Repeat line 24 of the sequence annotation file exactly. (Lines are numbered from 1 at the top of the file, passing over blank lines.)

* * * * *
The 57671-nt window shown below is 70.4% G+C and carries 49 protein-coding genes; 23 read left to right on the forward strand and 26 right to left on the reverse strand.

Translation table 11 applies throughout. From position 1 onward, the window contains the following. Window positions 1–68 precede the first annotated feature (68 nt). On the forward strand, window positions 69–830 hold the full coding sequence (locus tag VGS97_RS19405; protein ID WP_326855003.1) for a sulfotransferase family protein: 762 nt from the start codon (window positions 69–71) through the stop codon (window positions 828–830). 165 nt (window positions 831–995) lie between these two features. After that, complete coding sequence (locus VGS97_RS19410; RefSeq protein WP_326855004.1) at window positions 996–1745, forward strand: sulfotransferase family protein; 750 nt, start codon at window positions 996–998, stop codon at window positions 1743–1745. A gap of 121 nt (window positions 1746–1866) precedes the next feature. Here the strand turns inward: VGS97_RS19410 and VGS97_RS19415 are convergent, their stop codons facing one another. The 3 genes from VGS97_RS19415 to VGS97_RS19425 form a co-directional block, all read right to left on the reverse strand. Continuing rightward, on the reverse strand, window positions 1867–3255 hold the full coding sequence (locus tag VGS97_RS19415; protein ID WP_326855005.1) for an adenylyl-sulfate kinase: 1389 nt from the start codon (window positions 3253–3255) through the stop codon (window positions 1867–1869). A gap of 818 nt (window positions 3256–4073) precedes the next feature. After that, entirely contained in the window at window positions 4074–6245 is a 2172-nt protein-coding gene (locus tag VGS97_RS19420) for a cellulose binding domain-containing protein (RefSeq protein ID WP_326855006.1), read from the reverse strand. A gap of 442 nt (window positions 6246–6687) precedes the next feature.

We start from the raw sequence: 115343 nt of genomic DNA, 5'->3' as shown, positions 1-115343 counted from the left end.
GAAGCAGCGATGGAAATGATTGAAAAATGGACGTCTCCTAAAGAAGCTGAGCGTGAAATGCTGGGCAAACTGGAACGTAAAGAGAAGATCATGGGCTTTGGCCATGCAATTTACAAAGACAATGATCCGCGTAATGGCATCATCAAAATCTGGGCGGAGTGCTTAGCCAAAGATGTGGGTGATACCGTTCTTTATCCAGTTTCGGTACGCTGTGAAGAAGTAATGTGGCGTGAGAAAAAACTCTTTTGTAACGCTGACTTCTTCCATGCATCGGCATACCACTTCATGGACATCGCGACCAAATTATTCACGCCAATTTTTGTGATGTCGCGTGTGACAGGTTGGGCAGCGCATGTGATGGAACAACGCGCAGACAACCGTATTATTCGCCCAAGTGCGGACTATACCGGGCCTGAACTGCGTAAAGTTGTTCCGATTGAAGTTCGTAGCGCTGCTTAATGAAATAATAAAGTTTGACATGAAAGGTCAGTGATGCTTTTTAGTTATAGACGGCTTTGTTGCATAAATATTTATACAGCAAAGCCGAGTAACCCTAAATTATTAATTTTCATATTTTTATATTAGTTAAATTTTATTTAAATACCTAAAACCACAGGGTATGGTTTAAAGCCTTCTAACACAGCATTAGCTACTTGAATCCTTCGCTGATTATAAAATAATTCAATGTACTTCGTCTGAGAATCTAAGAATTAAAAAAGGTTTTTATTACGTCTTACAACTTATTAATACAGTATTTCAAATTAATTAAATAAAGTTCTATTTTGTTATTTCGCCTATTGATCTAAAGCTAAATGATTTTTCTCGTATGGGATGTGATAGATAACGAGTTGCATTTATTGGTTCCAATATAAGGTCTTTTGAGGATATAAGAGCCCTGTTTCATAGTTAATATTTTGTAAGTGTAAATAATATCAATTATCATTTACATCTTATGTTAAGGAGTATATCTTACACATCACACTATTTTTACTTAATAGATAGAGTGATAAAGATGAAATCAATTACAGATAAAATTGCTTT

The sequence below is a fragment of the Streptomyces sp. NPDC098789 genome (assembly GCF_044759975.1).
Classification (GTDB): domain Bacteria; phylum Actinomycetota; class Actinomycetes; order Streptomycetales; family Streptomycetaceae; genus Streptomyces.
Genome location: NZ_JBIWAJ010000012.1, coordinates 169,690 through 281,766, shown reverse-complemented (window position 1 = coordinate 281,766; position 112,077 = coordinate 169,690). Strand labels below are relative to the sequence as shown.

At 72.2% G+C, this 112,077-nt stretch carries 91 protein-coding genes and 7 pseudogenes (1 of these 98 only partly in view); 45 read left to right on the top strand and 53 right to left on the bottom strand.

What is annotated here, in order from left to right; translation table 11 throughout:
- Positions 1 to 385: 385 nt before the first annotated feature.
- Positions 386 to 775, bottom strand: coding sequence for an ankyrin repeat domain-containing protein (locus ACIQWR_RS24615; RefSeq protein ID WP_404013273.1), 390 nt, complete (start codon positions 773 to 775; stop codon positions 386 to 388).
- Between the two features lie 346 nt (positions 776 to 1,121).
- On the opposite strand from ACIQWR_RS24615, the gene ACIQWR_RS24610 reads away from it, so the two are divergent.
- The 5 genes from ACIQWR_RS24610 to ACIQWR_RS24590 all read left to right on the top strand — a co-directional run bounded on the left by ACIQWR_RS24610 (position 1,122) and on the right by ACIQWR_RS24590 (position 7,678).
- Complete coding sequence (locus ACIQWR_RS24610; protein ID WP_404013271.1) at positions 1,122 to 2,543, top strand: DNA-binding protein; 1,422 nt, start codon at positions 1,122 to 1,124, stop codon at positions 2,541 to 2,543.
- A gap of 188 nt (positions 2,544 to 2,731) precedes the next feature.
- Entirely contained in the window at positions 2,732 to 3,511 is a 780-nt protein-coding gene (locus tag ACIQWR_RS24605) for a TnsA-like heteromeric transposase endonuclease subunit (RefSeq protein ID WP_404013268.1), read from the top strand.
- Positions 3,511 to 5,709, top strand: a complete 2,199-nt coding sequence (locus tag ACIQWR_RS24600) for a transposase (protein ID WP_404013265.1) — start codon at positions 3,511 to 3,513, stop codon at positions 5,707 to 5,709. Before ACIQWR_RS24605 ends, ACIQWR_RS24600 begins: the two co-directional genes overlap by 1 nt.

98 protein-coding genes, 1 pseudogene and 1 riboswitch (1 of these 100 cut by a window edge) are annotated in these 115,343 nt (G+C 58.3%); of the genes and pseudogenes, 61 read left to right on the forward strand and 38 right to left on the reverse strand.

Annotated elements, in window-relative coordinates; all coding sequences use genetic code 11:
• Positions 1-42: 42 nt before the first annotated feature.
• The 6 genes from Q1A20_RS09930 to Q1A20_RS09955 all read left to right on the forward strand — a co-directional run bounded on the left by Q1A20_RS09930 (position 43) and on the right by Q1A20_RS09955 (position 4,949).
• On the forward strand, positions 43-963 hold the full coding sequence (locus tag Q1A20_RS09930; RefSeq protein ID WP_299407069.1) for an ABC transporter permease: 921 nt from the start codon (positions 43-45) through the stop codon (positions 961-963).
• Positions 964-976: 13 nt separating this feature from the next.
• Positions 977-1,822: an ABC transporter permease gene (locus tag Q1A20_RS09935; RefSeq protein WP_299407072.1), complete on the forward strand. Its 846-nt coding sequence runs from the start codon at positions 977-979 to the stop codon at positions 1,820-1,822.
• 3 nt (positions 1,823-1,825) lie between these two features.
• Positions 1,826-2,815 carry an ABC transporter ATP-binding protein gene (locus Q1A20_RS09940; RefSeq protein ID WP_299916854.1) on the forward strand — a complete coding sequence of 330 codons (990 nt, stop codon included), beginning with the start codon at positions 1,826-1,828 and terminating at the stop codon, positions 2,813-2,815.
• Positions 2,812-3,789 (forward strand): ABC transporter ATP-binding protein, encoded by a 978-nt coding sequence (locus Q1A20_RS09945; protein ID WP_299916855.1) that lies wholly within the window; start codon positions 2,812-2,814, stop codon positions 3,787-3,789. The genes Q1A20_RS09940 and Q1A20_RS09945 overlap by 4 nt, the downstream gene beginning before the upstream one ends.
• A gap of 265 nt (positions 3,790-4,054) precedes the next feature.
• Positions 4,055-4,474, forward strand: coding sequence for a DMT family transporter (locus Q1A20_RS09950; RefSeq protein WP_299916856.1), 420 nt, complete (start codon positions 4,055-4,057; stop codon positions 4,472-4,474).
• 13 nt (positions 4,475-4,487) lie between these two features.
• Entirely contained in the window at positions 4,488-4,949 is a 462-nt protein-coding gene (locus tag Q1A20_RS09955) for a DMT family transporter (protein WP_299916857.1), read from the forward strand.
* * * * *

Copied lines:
• Positions 964-976: 13 nt separating this feature from the next.